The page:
Medical Question #46

MEDICAL ADVICE FROM

DR. ANN BEAUMONT


Q#1: I have a condition called Diastasis Recti, where the abdominus recti muscle down the centre of my stomach has not knitted back together after pregnancy, leaving a rather unsightly bulge of the stomach.  Is it advisable or not to wear a corset?   I want a corset primarily for special occasions when I want to keep my stomach under control, but wondered if it would actually benefit me to wear it more and help encourage the muscle to knit back together?  --  Jan (11/13/03)

A#1: Your condition can be helped first by strengthening the transverse abdominal muscle, with targeted exercises. This muscle is the inner most abdominal layer and forms the internal corset of the body.  By strengthening this, the stress on
the abdominus recti muscles is reduced, hence its condition should improve over time as you increase the tone of the transverse muscle group. A corset with a long abdominal apron, covering most of the lower abdomen, will provide valuable support by containing and supporting the abdomen. However, any kind of lacing should be combined with a long term exercise program to ensure strengthening of the innermost (transverse) muscle layer. Do not overtighten, but build it up very gradually and your condition should improve.


(11/15/03)-46

Q#2: Approximately 15% of women after pregnancy experience a problem called 'diastasis recti.'  (Separation of the frontal abdominal muscles from the ribcage down to the hips.  Actually, I gain very little weight during my pregnancy, which I took off immediately after, but even today, after a year, I look like a 6-month pregnant woman. I found on the Internet a lot of similar stories. The women are frustrated with it, nobody warns you about that, and even in 1950s, they used to wrap a woman's torso after pregnancy, but today, nothing is done. The problem is that many exercises can strengthen the muscles, but only surgery can put them back together, closing the gap between them. In many countries, although it can produce many problems (hernia, etc.), it is considered to be only a cosmetic problem not covered by insurance. So, I read that women all round the world plan to approach even the Oprah Show about it, since everyone is frustrated when people all the time ask if they are pregnant, since the figure is slim and elegant, but the stomach protrudes grotesquely  because of the separated muscles. Do you think that corseting could be of some help with this? Maybe it could keep the muscles together until the fiber connects them back? -  Lorena (12/25/07)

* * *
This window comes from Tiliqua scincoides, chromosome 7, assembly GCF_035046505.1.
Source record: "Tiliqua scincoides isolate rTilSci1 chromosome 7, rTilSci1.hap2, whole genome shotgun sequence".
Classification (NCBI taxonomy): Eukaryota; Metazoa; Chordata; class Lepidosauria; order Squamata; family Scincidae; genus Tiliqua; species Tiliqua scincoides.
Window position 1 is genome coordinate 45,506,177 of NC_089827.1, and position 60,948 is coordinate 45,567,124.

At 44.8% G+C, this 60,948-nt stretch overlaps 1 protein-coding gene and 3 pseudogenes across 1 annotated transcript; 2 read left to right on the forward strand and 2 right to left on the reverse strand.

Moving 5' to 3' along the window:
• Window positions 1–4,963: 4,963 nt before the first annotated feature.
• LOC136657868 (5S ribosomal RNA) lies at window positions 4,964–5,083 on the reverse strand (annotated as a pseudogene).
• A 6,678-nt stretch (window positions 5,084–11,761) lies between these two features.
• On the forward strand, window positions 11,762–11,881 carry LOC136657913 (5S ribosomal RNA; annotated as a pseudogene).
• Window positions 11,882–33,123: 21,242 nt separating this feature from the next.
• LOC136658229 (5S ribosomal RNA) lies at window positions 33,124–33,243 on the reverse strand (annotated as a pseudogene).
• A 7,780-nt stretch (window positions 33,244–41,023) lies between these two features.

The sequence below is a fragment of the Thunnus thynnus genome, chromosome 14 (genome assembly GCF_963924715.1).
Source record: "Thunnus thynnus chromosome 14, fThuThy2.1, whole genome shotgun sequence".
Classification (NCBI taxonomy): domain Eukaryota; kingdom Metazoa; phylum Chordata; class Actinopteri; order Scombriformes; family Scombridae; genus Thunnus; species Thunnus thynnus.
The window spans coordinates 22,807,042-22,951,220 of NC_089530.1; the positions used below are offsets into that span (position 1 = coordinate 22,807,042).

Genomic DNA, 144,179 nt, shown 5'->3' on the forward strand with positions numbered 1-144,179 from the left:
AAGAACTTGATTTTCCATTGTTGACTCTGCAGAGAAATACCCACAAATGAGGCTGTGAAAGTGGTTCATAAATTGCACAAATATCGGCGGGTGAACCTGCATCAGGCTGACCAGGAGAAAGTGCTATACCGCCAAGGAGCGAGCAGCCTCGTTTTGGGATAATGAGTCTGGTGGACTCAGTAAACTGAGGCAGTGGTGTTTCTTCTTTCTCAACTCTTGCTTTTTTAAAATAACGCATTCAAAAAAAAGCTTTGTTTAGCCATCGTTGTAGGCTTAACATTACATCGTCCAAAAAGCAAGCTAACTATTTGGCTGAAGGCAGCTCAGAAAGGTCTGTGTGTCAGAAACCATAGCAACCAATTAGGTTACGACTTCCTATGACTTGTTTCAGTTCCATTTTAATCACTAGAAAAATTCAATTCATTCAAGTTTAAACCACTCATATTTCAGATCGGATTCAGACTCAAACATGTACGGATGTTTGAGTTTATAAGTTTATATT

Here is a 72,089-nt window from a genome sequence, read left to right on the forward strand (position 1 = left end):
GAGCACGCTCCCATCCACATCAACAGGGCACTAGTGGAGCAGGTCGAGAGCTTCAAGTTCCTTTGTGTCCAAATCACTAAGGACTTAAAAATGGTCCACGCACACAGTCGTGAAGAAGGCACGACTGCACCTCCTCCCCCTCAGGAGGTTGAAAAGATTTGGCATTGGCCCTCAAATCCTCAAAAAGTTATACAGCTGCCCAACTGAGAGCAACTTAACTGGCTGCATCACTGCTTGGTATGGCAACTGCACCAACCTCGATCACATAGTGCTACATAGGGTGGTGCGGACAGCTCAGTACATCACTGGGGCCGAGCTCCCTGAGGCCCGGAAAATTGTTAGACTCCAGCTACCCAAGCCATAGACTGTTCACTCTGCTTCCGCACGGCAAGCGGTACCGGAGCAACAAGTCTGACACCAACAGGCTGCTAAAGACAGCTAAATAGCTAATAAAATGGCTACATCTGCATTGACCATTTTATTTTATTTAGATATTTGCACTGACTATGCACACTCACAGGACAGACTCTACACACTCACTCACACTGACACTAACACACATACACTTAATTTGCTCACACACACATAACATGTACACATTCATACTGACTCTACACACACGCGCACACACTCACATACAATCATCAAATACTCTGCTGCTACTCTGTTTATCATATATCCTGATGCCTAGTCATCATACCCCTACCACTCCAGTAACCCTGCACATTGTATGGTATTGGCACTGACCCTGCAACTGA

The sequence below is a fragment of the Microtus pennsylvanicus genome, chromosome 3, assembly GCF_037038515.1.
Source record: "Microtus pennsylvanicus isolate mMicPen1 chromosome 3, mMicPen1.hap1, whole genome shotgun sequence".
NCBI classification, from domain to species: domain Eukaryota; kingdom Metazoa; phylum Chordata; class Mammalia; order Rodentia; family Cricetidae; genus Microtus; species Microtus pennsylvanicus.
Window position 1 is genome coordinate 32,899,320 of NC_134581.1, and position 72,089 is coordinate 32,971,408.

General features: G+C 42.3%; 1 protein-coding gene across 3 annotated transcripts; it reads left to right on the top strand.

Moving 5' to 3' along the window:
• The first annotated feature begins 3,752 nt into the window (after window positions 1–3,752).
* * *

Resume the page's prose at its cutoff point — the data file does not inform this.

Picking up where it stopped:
A#2:

This maternity-related condition of abdominal muscle separation comes in varying degrees. From slight tearing, to a full separation, which can give rise to herniation. Aside from the standard retraining of the muscles, some scar tissue may remain, and this cannot be retrained, as no muscle fibers are contained in it. In a number of Asian cultures, post partum abdominal binding is still in practice for three to six months post partum to prevent this and also to restore the shape. It is similar to wearing a corset as you suggest. Indeed, the binding or corset will take the strain of the abdominal layers and allow them to heal without stress. Wearing a maternity support during a heavy pregnancy also helps to at least reduce the risk of this condition.

During the 70's and 80's prescription of abdominal binders had essentially disappeared in part because of the belief that the body can and should maintain it's own muscle corset. In the ideal case this is true, but in reality for many women, it is not. There are a number of very good postpartum girdles available, and I would recommend their use.

In the more dramatic case such as diastasis recti, corseting is likely to bring relief, provided the corset has sufficient length below the waist. A lower inward curve of the bottom of the busk is recommended, to avoid placing displacement stress on the abdominal wall below the corset.

(1/1/08)-46


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